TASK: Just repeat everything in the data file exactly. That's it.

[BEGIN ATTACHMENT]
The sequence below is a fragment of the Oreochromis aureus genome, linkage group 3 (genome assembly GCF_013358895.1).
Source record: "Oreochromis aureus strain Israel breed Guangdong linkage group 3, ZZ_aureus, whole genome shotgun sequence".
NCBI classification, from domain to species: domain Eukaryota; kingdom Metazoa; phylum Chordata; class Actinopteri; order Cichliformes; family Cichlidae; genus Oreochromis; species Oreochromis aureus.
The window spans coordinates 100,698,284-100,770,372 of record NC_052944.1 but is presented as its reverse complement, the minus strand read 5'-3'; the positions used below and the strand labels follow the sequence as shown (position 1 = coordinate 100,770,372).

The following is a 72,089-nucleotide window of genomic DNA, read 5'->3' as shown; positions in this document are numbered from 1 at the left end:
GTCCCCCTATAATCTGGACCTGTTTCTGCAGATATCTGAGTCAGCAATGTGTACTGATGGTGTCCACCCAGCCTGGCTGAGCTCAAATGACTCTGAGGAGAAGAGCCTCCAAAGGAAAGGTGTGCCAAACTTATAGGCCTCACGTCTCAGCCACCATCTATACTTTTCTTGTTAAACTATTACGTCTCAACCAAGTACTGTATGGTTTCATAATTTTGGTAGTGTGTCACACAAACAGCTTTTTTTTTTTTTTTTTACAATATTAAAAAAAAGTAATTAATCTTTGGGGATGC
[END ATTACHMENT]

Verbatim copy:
The sequence below is a fragment of the Oreochromis aureus genome, linkage group 3 (genome assembly GCF_013358895.1).
Source record: "Oreochromis aureus strain Israel breed Guangdong linkage group 3, ZZ_aureus, whole genome shotgun sequence".
NCBI classification, from domain to species: domain Eukaryota; kingdom Metazoa; phylum Chordata; class Actinopteri; order Cichliformes; family Cichlidae; genus Oreochromis; species Oreochromis aureus.
The window spans coordinates 100,698,284-100,770,372 of record NC_052944.1 but is presented as its reverse complement, the minus strand read 5'-3'; the positions used below and the strand labels follow the sequence as shown (position 1 = coordinate 100,770,372).

The following is a 72,089-nucleotide window of genomic DNA, read 5'->3' as shown; positions in this document are numbered from 1 at the left end:
GTCCCCCTATAATCTGGACCTGTTTCTGCAGATATCTGAGTCAGCAATGTGTACTGATGGTGTCCACCCAGCCTGGCTGAGCTCAAATGACTCTGAGGAGAAGAGCCTCCAAAGGAAAGGTGTGCCAAACTTATAGGCCTCACGTCTCAGCCACCATCTATACTTTTCTTGTTAAACTATTACGTCTCAACCAAGTACTGTATGGTTTCATAATTTTGGTAGTGTGTCACACAAACAGCTTTTTTTTTTTTTTTTTACAATATTAAAAAAAAGTAATTAATCTTTGGGGATGC